A xylotheque is a library of wood samples, a form devised during the Enlightenment as part of the project to define nature in terms of categories, types, kinds, and value. It allowed people to compare the grain, colour, and density of different woods, in a time when new species from overseas were being introduced.
I previously made a xylotheque in the form of wooden hinged books, in oak, each containing an inlaid sample of a tree species from the native woodland, for the hidden gardens (Glasgow).
This is an outdoor xylotheque, sheltered within a hut, built around an oak tree.
In this new version of a xylotheque, the walking wood, rather than standard samples, the artwork consists of 12 walking sticks.
Each shaft, or shank, is made from a different native species by my long-term stick-maker collaborator Peter Redhead.
One xylotheque will represent a Lowland wood, the other a Highland wood, with species that are typical of those ecologies. Peter and I decided that the only crossover species would be oak.
The final artwork will be installed at the Paths for All Demonstration centre, Oatridge College, near Broxburn, where accessible seat designs and path surfaces are tested. I want to add the xylotheque there as a model for the creation of innovative small-scale public works of art, to encourage communities to commission similar projects, aligned with biodiversity and participation. To become more aware of tree species which belong together is bound to encourage people to create diverse woodlands.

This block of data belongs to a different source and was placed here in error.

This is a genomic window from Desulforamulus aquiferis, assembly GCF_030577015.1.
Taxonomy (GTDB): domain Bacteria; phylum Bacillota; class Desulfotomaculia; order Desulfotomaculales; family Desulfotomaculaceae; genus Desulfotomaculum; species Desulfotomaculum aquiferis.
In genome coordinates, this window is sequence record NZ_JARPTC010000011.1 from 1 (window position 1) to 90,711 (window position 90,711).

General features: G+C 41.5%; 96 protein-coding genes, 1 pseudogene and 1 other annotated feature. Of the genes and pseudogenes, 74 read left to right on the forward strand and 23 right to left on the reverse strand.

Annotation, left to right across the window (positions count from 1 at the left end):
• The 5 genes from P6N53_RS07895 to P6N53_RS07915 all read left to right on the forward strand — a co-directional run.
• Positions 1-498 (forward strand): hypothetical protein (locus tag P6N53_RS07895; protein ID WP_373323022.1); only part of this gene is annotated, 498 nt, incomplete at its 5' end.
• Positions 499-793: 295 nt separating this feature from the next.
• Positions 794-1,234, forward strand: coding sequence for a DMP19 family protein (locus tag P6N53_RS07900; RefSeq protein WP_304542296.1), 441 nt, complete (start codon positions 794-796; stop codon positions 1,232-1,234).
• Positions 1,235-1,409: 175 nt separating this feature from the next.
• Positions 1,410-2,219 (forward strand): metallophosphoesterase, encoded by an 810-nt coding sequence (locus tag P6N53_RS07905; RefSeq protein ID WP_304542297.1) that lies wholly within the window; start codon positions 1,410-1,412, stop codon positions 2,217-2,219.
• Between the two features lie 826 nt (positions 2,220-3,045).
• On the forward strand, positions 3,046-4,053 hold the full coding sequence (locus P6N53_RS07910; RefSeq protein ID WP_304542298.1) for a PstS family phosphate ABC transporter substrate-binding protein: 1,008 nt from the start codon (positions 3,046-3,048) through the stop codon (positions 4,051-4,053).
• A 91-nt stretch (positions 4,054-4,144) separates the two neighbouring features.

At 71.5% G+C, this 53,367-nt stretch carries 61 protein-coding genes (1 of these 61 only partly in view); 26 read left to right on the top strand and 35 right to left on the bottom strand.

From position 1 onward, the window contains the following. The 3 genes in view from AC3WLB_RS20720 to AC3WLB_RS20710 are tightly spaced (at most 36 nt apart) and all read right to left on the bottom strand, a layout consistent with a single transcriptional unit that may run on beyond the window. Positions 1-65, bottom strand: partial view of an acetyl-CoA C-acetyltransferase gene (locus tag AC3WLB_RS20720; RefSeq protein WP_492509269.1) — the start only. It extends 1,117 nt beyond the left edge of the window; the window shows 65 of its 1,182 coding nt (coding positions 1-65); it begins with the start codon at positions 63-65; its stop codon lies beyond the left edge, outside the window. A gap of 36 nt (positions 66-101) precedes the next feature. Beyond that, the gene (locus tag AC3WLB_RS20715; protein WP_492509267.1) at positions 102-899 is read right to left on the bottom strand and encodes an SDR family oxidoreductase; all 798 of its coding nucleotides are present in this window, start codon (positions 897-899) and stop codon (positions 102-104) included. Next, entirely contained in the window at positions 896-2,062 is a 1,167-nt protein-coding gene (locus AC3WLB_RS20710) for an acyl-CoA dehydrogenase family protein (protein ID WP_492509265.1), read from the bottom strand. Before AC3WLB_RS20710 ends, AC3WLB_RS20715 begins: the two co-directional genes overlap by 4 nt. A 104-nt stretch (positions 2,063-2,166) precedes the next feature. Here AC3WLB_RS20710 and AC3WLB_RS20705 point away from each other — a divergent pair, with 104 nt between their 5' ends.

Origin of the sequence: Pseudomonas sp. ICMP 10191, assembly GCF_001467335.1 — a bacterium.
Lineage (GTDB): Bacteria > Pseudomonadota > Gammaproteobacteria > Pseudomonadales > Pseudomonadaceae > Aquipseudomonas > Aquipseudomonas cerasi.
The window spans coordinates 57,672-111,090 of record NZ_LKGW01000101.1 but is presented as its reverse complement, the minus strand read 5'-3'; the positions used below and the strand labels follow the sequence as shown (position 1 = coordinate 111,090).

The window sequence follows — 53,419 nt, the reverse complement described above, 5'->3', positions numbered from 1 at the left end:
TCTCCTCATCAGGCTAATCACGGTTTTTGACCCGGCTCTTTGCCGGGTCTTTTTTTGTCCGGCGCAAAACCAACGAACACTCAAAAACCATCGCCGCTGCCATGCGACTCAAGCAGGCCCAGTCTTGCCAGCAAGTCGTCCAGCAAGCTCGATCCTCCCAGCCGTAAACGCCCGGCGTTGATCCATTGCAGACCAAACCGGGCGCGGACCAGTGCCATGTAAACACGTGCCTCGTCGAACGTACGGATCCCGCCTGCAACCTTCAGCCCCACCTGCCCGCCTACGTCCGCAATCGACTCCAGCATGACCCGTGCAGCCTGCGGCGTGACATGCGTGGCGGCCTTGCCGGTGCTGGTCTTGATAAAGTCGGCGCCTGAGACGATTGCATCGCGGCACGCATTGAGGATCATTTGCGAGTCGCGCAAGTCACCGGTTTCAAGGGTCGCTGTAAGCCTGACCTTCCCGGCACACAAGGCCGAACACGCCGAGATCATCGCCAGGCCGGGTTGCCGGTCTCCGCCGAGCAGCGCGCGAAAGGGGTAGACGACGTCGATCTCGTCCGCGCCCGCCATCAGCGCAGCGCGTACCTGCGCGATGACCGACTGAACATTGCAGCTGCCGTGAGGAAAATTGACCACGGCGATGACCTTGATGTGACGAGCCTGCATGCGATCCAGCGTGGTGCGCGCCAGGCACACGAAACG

Scots pine, holly
silver birch, alder
For my work on limit, pain and chronic illness I've created a series of imaginary demo-sticks with placards added, which you can see here, suggesting the ways in which gentle activities, such as walking, can have radical consequences, encouraging people to feel a sense of permission to care for the world.
a walking stick has
the vulnerability of the sapling
and the strength of the full-
grown tree trunk
sticks are straight
a walking stick
is an extension of the arm
and an imitation of the leg
sticks should be cut in the dead season
when no leaves are to be seen
a walking stick should meet your body
just above the palm
a friendly reminder –
in some cultures
walking sticks were traditionally
decorated with the heads
not all sticks swagger
knobbles add character to a stick
as wrinkles do to the walker
Before these sticks become anchored in a static public artwork, we thought we should took them for a walk in the woodlands they're dedicated to. This May they were walked by groups around Scotland. Sam MacDiarmid took photos of two of the events, a walk up Barr Mor, Taynish NNR (with Argyll Live and Tamara Colchester of plant listening), and a walk with the Nethy Bridge Paths for All Health Walk, in Dell Wood, (also with Tamara as a guide).